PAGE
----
Risk and Return
The relationship between risk and return is a concept that is often overlooked and misunderstood by investors. However, risk and return sits at the very heart of investing.
All investments involve taking some risk. The risk of investing is essentially the chance of negative returns or receiving back less than you have invested. The potential return of an investment is generally related to the level of risk. The greater the amount of risk an investor is willing to take on, the greater the potential return. The reason for this is that investors need to be compensated for taking on that additional risk.
As a general rule, defensive assets such as Cash and Fixed Interest tend to be less volatile than growth investments such as Shares, Infrastructure and Property investments. By applying this theory you can better appreciate the outcomes likely to be achieved over the long term by different Investment portfolios or different KiwiSaver Schemes’.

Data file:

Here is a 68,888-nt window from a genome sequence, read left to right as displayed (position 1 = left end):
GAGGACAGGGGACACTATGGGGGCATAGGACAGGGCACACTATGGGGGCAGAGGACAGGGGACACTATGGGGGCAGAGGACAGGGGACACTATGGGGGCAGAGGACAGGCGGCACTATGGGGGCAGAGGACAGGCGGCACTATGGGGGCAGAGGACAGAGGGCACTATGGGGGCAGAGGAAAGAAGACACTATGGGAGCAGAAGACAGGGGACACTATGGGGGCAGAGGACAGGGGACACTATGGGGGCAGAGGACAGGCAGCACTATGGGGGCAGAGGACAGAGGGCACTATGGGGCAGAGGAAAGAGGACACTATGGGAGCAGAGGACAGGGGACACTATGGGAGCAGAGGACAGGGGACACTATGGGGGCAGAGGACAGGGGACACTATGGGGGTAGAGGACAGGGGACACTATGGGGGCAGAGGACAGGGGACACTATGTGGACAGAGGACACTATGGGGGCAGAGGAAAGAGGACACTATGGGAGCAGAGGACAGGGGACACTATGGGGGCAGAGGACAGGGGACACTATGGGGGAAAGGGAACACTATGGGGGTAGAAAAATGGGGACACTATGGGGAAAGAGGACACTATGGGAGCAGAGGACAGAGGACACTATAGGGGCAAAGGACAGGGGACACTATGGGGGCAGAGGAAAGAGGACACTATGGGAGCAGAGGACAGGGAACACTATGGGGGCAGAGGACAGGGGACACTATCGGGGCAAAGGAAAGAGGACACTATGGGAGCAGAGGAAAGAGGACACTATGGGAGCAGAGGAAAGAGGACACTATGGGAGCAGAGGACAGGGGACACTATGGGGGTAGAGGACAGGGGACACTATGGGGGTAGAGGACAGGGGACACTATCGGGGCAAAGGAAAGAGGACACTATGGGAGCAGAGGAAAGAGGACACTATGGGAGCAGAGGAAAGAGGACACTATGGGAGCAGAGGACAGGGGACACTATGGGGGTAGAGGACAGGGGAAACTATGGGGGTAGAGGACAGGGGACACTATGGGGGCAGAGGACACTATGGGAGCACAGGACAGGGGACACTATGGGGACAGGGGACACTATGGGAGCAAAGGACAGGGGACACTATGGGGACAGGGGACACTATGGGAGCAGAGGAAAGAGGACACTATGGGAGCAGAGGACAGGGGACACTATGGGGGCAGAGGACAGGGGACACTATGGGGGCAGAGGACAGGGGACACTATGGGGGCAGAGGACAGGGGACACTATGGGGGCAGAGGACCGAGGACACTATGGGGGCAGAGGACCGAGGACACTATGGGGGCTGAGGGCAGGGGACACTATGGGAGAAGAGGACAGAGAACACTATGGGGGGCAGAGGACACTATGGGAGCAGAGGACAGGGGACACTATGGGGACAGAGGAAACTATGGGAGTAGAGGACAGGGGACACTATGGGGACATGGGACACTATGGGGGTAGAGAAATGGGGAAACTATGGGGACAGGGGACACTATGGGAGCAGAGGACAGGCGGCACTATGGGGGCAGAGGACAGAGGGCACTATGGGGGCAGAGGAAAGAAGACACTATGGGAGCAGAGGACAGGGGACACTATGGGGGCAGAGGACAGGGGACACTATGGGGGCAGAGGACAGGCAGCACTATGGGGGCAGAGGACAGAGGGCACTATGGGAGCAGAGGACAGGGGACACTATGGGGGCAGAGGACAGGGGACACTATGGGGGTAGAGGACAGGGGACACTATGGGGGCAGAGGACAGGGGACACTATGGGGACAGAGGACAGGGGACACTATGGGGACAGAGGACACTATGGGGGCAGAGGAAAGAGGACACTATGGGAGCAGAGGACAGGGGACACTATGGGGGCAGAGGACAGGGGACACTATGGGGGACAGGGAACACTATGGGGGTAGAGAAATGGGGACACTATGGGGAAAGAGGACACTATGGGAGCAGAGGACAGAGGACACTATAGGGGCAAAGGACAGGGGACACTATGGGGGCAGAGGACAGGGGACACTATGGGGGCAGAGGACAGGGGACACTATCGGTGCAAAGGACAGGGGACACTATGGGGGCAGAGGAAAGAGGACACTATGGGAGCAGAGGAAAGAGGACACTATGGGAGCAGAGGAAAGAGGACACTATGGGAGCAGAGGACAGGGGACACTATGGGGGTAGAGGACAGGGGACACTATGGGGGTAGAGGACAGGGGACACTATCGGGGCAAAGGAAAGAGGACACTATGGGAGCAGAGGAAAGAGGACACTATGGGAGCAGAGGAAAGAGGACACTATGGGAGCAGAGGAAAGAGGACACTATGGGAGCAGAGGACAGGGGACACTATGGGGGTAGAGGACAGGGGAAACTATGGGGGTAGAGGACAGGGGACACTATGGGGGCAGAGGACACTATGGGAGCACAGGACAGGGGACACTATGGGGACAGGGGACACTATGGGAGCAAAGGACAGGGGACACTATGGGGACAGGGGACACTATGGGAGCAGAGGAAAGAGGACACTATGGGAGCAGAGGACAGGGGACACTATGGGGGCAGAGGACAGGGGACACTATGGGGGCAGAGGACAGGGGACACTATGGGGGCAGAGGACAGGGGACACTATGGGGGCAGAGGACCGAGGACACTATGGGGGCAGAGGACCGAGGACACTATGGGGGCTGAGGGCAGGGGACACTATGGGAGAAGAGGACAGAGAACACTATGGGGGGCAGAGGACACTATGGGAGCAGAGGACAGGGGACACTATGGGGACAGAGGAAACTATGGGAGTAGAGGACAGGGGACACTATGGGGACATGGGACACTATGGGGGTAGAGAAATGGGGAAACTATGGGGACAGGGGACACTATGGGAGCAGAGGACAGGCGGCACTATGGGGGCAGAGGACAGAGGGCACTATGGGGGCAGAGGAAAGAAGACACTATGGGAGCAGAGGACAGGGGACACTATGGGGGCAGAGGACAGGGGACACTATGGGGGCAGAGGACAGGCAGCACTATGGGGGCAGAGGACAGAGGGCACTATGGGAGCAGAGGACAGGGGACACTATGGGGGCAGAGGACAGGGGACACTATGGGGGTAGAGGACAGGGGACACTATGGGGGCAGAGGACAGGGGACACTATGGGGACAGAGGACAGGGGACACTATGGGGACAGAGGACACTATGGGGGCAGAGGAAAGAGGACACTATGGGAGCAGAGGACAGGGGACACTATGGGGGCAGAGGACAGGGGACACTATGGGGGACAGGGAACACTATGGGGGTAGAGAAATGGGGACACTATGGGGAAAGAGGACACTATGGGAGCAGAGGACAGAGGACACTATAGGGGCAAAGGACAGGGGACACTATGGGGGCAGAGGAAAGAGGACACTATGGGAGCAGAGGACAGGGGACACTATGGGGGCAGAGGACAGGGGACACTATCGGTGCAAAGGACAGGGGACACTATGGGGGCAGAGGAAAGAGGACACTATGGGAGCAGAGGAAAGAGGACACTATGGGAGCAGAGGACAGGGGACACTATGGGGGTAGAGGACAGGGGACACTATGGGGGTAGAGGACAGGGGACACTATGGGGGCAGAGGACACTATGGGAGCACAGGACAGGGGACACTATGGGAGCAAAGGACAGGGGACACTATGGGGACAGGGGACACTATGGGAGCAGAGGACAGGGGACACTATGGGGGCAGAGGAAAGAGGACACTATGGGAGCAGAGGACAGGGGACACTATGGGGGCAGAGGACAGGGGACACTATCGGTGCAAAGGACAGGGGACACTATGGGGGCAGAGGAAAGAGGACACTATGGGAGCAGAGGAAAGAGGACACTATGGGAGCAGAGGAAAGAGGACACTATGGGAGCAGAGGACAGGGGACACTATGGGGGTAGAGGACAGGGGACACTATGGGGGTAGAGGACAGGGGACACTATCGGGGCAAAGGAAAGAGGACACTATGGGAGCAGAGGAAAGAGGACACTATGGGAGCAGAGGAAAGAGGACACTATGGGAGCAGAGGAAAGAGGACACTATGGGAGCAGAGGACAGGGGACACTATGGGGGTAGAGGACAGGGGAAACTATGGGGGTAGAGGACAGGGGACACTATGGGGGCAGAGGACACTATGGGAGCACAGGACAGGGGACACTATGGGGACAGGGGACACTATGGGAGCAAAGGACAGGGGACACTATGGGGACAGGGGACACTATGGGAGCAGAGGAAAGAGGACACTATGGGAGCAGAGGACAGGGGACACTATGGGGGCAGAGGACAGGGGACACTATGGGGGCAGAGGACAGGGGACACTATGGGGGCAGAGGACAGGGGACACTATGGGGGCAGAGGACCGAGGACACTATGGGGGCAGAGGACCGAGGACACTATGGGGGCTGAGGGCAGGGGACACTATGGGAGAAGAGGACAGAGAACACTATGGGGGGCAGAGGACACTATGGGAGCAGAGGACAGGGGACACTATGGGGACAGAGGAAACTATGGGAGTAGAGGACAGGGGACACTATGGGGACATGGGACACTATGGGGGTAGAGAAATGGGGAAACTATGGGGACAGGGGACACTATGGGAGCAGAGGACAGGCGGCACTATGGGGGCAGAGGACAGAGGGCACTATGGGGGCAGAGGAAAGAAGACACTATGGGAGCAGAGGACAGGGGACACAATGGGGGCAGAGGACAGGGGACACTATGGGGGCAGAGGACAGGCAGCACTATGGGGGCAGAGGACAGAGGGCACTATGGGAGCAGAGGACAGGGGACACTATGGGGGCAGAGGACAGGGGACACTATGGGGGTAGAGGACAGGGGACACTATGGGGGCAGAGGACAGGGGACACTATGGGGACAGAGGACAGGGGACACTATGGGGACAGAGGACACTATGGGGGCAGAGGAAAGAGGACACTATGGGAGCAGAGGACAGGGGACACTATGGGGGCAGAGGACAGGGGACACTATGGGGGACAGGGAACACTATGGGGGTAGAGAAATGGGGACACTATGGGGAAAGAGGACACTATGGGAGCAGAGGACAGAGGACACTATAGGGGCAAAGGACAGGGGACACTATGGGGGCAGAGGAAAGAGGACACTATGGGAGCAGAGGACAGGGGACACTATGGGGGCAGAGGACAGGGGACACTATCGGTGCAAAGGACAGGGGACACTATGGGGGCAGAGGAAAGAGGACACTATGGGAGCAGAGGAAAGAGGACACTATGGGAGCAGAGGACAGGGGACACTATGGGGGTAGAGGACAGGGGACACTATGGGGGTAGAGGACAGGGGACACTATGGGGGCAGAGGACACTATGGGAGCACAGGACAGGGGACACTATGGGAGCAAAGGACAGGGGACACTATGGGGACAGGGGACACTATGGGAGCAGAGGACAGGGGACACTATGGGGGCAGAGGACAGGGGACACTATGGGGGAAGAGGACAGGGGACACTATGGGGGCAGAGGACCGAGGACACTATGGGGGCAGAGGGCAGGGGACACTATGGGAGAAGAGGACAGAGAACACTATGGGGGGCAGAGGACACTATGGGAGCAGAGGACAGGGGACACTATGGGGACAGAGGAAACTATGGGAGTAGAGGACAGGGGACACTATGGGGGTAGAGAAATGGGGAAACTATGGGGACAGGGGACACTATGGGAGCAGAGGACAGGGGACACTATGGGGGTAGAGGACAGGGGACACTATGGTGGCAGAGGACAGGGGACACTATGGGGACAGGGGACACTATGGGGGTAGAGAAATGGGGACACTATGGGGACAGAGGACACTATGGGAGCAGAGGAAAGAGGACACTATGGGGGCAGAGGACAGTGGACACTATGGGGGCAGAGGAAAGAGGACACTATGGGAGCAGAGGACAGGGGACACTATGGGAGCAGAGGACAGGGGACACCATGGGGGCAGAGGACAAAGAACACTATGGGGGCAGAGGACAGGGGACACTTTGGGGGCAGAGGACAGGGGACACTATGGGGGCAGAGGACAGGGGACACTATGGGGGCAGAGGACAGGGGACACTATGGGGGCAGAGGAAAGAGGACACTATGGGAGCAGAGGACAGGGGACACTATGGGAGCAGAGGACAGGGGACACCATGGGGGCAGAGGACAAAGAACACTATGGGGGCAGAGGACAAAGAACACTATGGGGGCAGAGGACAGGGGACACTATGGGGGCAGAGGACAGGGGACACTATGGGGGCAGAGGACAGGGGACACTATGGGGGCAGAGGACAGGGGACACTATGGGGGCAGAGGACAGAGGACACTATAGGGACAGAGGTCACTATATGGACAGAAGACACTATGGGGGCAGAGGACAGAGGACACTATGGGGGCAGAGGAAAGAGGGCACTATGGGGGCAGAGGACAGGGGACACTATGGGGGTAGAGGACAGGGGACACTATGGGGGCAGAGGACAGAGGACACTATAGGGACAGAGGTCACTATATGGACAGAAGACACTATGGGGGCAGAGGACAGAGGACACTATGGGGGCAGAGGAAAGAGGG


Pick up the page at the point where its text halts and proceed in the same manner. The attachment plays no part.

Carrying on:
For example, a high risk investor invests a higher proportion in growth assets, approximately 70% which will have the potential for higher returns in the long-term but experience more ups and downs (volatility). In contrast, a conservative investor invests a higher proportion in income assets, approximately 70% which will have lower long-term potential returns but have less volatility and therefore have less risk attached to them.
As an investor, you need to decide how much risk you are comfortable with (your risk profile), which will depend on your personal circumstances (how long you have to invest and your appetite for risk) and your investment objectives. In order to receive a potentially higher return, you may choose to accept a higher degree of volatility.
Feel free to contact us if you wish to discuss this or work out your risk profile.
Published by Paul SewellJune 17, 2014